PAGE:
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Musa A Keilani: A threat to peace, stability
December 06, 2011
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King Abdullah II has raised Jordan’s diplomatic profile as a key country seeking a realistic solution to the Palestinian problem based on the legitimate rights of the Palestinian people as enshrined in United Nations resolutions and international law. In his meetings with Israeli President Shimon Peres in Amman and with German Chancellor Angela Merkel in Berlin last week, the king pointedly said that Israel’s continued settlement activity in the occupied territories, including Arab East Jerusalem, was a serious impediment to efforts to work out a negotiated Israeli-Palestinian peace agreement.
 
He also underlined that regional stability and security depended on a fair and just solution to the Palestinian issue, leading to peaceful co-existence of Israel and a Palestinian state.

Israel declares itself as ready for negotiations with the Palestinians without preconditions and rejects the Palestinian demand for a halt to its settlement activities in the occupied territories. How could Israel expect the Palestinians to enter negotiations even as it presses ahead with its push to Judaise the occupied territories, including Arab East Jerusalem, where they want to set up the capital of their aspired-for independent state?

This is a reality that the international community understands perfectly well, but it has failed to address it through practical action focusing on pressure on Israel to accept that international legitimacy must be the framework for its behaviour. Israel should be made to understand that its Jewishness — that of a people who have long been persecuted — does not offer it any exemption from the rules by which other countries live.

There is no longer any room for Israel’s contentions that it is threatened with extinction by the Arab World. Two Arab countries have already made peace with Israel and the Palestinians are ready to do so on the basis of their rights. The rest of the Arab World has also demonstrated the political will to make peace and normalise relations with Israel by offering the Arab peace initiative adopted by the 2002 Arab summit held in Beirut.

The initiative is unambiguous. It calls for “full Israeli withdrawal from all the Arab territories occupied since June 1967, in implementation of Security Council resolutions 242 and 338, reaffirmed by the Madrid Conference of 1991 and the land-for-peace principle, and Israel’s acceptance of an independent Palestinian state with East Jerusalem as its capital, in return for the establishment of normal relations in the context of a comprehensive peace with Israel.” It also calls for achievement of a just solution to the Palestinian refugee problem to be agreed upon in accordance with UN General Assembly Resolution 194.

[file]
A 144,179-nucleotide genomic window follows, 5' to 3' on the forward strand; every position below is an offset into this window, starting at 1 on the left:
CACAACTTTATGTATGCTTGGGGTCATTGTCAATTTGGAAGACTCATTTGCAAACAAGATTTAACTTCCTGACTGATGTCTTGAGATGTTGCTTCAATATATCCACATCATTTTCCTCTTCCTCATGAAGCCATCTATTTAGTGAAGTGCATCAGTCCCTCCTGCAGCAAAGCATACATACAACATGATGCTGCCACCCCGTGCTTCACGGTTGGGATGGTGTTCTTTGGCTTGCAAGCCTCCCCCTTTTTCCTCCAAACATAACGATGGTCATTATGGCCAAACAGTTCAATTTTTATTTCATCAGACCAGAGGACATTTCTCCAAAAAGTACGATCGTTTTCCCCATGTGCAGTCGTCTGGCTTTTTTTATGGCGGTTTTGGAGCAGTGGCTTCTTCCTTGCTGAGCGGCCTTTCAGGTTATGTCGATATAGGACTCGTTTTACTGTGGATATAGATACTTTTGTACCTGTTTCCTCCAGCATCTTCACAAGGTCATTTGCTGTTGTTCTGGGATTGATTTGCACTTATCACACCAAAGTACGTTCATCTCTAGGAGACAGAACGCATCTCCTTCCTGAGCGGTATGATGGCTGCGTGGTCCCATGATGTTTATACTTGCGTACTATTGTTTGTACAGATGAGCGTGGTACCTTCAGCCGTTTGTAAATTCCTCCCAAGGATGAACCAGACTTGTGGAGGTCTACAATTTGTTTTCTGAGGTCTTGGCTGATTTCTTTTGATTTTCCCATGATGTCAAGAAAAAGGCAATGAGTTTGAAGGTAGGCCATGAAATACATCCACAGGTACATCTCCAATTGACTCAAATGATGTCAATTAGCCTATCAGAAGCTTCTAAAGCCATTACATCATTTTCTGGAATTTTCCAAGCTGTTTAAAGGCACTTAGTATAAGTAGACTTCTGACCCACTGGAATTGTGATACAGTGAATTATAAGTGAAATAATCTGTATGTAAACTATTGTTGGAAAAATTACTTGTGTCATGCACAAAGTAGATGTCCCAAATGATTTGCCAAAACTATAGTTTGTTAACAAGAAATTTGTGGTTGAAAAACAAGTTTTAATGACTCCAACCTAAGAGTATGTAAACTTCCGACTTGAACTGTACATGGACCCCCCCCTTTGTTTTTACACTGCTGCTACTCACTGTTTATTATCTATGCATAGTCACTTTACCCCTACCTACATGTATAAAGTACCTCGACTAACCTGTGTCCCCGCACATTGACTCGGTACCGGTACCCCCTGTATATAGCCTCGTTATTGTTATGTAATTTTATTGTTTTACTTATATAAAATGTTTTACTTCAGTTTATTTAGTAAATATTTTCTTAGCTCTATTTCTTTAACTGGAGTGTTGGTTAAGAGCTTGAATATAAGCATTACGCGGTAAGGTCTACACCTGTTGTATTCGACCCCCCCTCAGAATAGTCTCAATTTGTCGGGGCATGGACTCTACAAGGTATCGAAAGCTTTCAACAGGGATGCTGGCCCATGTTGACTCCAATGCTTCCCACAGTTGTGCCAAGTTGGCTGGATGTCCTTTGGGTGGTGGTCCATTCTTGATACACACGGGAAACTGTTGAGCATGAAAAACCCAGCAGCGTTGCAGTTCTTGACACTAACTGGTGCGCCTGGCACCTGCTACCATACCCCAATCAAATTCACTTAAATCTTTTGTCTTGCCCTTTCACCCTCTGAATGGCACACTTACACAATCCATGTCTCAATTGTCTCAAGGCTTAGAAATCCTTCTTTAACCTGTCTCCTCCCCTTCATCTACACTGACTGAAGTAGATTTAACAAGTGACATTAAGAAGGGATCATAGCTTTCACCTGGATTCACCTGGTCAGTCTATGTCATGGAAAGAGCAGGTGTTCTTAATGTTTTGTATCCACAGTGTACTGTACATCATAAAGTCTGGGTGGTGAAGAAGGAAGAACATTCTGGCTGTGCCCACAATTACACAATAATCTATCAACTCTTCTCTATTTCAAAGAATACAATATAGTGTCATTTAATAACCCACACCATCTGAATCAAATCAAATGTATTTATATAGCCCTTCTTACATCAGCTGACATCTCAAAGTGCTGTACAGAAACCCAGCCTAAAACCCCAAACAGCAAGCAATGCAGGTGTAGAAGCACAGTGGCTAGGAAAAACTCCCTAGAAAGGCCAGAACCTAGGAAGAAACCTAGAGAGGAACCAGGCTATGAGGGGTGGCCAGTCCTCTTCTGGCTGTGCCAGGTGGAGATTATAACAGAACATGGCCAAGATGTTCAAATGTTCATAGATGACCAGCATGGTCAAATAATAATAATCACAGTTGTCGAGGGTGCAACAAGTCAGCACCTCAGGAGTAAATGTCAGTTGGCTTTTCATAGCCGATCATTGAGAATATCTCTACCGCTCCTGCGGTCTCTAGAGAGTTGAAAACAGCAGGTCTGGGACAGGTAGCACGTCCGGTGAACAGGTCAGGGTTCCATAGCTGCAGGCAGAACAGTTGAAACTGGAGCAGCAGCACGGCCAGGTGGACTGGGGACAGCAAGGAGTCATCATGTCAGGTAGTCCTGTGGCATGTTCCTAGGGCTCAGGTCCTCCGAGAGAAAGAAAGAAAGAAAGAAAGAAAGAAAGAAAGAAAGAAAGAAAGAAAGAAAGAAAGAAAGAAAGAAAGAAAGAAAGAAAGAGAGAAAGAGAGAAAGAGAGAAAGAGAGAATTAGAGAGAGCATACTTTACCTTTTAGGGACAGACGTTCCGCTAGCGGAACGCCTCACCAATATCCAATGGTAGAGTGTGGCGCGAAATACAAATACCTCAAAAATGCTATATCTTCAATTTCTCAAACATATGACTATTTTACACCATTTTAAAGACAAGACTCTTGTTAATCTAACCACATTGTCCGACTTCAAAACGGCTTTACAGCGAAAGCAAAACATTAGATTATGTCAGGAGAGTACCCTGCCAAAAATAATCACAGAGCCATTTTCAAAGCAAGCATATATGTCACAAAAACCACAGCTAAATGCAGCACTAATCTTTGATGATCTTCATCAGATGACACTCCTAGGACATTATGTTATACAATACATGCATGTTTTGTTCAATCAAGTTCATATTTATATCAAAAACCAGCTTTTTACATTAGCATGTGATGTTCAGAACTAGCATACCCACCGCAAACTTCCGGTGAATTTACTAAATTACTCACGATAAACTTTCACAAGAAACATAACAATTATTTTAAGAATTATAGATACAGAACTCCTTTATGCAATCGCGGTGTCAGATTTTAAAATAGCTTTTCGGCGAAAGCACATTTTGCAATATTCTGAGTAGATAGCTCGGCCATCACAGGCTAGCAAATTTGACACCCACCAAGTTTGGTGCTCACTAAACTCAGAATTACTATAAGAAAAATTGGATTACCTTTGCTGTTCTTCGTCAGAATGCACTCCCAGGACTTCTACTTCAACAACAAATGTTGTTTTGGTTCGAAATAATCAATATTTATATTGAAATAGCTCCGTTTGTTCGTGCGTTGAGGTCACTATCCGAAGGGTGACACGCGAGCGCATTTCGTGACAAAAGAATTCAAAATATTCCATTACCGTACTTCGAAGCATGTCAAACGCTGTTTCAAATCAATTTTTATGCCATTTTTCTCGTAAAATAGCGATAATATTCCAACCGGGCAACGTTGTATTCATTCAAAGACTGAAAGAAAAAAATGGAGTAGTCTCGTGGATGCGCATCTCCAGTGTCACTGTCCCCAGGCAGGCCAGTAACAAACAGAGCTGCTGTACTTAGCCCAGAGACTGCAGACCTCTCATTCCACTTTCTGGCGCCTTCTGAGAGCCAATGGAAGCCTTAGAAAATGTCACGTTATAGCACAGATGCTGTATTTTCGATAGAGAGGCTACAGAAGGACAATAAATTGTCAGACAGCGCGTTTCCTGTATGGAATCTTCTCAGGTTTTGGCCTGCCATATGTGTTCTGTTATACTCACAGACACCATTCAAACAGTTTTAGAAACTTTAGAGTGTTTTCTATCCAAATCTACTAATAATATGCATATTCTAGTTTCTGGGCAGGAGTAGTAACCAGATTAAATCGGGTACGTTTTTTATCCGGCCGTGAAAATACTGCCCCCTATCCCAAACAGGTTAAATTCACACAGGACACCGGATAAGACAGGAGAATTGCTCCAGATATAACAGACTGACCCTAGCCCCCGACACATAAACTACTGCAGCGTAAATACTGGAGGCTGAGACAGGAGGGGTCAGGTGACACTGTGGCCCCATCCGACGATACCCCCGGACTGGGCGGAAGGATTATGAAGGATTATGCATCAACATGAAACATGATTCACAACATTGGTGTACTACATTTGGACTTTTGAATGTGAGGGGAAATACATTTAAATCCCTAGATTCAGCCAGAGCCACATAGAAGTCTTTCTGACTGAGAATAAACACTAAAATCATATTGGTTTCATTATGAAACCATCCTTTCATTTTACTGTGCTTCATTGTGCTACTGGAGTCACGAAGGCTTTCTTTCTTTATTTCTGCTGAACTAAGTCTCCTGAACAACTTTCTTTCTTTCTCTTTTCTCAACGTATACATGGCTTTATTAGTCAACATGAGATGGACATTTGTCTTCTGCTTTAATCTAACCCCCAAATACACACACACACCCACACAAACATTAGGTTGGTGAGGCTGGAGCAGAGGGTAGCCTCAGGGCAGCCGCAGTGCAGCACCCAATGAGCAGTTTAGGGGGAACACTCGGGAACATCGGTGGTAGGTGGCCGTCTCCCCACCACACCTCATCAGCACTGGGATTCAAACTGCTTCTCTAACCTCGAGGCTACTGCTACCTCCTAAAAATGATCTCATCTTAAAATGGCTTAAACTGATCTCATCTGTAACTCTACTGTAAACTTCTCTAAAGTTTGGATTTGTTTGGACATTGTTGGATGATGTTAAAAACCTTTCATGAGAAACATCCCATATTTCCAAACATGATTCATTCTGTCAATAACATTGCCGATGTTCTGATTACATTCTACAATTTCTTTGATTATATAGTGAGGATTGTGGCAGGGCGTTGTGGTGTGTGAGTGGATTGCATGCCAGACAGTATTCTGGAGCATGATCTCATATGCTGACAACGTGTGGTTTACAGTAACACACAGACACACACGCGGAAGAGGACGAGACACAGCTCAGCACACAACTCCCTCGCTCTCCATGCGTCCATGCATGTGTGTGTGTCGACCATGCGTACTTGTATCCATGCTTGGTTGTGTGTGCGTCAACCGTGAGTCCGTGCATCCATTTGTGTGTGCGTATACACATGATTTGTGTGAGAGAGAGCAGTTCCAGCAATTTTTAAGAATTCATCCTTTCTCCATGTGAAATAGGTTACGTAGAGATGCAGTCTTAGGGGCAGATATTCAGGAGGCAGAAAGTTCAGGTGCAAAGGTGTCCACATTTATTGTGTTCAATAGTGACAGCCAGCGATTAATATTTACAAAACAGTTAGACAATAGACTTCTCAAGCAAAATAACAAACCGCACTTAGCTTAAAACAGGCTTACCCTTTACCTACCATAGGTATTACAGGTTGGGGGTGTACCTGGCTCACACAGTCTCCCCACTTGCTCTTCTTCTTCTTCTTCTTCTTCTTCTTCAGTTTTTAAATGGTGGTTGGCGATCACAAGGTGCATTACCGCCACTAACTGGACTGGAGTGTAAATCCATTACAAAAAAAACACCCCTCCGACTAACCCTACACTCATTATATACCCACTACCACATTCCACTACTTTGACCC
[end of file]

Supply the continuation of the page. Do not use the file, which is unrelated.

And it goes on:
However, Israel is not willing to do its part for making peace with the Arabs. It insists on its own terms for an agreement with the Palestinians in a posture that would not lead anywhere.

In the meantime, Israel is also rattling sabres against Lebanon’s Hizbollah movement, which seems to be more than glad and ready to engage in a new conflict with the Israelis. A new war in the region could have highly serious repercussions for everyone.

Israel should indeed be worried. It has lost Hosni Mubarak as an ally who could be depended upon to maintain Egypt’s state of peace with Israel and act as a bridge to the Arab World.

Signals from the Egyptian political scene indicate that the state of Egyptian-Israeli peace would only grow colder, given that the Muslim Brotherhood is expected to be the largest group in parliament through elections that began last week.

Israel has also lost Turkey, its strongest ally in the Muslim World, because of its high-handed action against a Turkish-led aid flotilla headed for the besieged Gaza Strip last year. Israel’s refusal to offer an apology to Turkey for the attack that killed nine pro-Palestinian activists prompted Ankara to sever diplomatic relations, deepening Israel’s isolation. Even if Israel were to succeed in restoring ties with Turkey at some point in the future, the two sides could not be expected to resurrect their “strategic relationship” that they maintained for decades because the Turks have now seen fully the real face of their one-time ally.

The Israeli political and military establishment should do a thorough and sincere soul-searching and understand that their woes are of their own making. Instead of doing that, they are plotting new wars, whether against Iran or Hizbollah. They seem to also think that engaging in military conflicts would not only consolidate Israel’s self-assumed role as the dominant regional power but also shift attention from its growing internal political and economic crises.

Israel could definitely do with a diversion that would also serve its “strategic objectives” such as eliminating what it perceives as an Iranian nuclear threat backed by Hizbollah.

And hence King Abdullah’s warning that the situation is untenable and a serious threat to regional stability. The Europeans are perfectly aware of the reasoning and wisdom behind the Jordanian warning. They cannot hope to insulate themselves against the impact of Middle East conflicts, now or in the future. They should get rid of the shackle around their neck placed by Israel and the US and act if only to protect their interests. The way to do that is to bring about an equitable solution to the Palestinian problem and the wider Arab-Israeli conflict.

The author a former jordanian ambassador, is the chief editor of  Al Urdun weekly in Amman.

 

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